"Hey! Let Me Tell You the One About the National Health Catastrophe and the Idiot Cabinet Minister":
Has anybody else noticed that, whenever hard-Right, state-hating libertarian ideologues get their paws on power, people die?
But it sure is nice to know that, in the midst of a "stressful" conference call, Agriculture Minister Gerry Ritz can still find enough sang froid to turn tragic deaths into cheap jokes and glibly wish death upon his Opposition critic. What poise! What sprezzatura!
I find the way this story has been reported to be remarkable. The facts that have not been subject to comment are, to me, the most outré. Everyone is howling over Ritz's oafish quips about "cold cuts" and Wayne Easter while missing the more egregious features of this débacle.
This meeting was not comprised of off-duty stevedores hoisting pints at some pool room or dive bar. The conference call was hosted by the Privy Council Office, chaired by the PCO's deputy secretary to cabinet, and included a wide range of senior CPC political staff, none of whom, it would seem, took exception to Ritz's callow frat-boyisms or his total lack of interest in anything but the "political fallout" from the disaster (I guess, for CPC ministers, the sight of Canadians dropping like flies isn't nearly as ghastly as the fear of dropping poll numbers). My guess is that it was an official from the Canadian Food Inspection Agency who went to the press, as that agency has long been at odds with Harper's ministry (with good cause). The rest of the participants, we must infer, were unmoved--at least, not sufficiently moved to speak up on behalf of decorum.
Thus, a group of state executives--people in whom we have entrusted managerial stewardship of the nation--sat acquiescently, perhaps silently smiling, throughout Ritz's degrading performance, apparently void of whatever modicum of decency is required to detect the utter unacceptability of the man's blitherings and offer admonishment.
Forget Ritz: he's an expendable hack apparatchik who'll soon fade away with nary a footnote to memorialise his trivial political existence. Think of the civil servants and PCO staffers who were on that call: they will still be there when Ritz is long gone; they'll still be making crucial, sometimes life-and-death decisions on our behalf; and they'll presumably still have the moral complexion of slugs. I am not entirely comfortable with that prospect.
Happily, "Conservatives", being resourceful buggers, don't stop at corpses in their quest for vulgar flippancy; they also like to spout off about drunken Indians too, not terribly long after Stephen Harper "apologised" to the Aboriginal community with great self-serving fanfare.
"How Harper Learned to Stop Worrying and Love the Bomb":
Stephen Harper seems to think allowing foreigners to mine our uranium is just nifty. He may be on to something there.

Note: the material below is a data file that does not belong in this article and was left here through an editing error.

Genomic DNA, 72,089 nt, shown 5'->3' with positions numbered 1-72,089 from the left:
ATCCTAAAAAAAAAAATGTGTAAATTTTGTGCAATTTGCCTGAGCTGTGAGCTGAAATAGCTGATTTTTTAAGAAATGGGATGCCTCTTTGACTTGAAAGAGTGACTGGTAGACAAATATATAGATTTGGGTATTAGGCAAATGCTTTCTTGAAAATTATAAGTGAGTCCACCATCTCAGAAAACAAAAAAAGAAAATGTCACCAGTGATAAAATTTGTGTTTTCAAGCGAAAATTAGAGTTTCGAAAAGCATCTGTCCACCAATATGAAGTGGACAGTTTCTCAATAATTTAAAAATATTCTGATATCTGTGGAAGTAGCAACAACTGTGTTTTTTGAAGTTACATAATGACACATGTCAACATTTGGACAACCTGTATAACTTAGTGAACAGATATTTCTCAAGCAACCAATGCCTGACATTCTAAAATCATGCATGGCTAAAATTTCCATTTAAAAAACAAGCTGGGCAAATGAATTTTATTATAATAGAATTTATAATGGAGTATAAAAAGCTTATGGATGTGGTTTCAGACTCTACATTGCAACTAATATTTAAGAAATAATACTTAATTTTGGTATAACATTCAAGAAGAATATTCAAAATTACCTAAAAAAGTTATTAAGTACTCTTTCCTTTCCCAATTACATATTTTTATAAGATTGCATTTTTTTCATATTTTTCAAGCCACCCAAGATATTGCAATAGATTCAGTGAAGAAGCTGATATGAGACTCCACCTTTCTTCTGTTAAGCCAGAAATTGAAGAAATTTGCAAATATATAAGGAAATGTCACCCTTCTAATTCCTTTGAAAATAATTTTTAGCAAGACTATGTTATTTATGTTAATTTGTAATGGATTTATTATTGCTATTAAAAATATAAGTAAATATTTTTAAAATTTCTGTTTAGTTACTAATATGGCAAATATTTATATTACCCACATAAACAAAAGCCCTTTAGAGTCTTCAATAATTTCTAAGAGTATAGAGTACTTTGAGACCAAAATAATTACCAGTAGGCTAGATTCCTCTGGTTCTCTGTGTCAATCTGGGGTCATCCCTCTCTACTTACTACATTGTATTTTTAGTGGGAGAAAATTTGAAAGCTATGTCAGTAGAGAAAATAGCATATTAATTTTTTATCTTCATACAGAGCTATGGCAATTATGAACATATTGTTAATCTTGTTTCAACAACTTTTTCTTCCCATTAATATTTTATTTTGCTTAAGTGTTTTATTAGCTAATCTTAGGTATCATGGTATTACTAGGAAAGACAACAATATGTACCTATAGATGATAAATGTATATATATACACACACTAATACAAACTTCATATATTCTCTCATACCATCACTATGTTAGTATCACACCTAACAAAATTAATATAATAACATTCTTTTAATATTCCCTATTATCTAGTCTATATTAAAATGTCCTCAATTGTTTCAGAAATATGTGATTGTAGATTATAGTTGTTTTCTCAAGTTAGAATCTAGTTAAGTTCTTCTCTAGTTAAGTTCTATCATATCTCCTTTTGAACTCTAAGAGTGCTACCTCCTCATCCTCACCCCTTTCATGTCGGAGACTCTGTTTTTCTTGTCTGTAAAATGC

Far too many narrow nationalists would smugly assert that Canada has earned to right to monopolise its own uranium mining industry for the most spurious reasons (they might blather on about Canada's proud and inflexible non-nuclear status and support for non-proliferation, and so on), but it's that kind of parochialism that keeps us perpetually short of fulfilling our sacred obligation to remain in resource serfdom to the planet's lords. Our Boy-Scout morality doesn't help uranium get to the people who really need it (like China, India, and Pakistan), and opening up our uranium mines to wholly foreign-owned firms is an excellent way of making our world a more dangerous place, apparently a key item in the CPC agenda (and that of their American Republican doppelgänger, John McCain).
"Well, They All Sound Alike to Me":
Stephen Harper has developed a quirky new way of bribing electoral special interests: rather than tossing the money to them in a straight line, he bounces the cash off a wall so that it lands near their feet.
In a recent case, Harper decided that the best way to "invest" in Canadian Francophone TV programming is to sink fifteen million dollars into TV5MONDE. That the network is based in France and features but a tiny smidgeon of Canadian content seems immaterial to the CPC brains trust, many of whom are, perhaps, so eager to fellate a massive corporation that they're willing to restrain their anti-Gallic instincts long enough for them to stuff wads of cash into a French one.
Shall we speculate as to how many millions will be going to the BBC Worldwide? Surely, as the most accessible vehicle of the Queen's English on a continent whose tongue is held hostage by varieties of the American patois, the BBC deserves equal consideration, and, as it is non-Canadian, it meets the stringent new criteria which the CPC is now applying to its cultural funding decisions.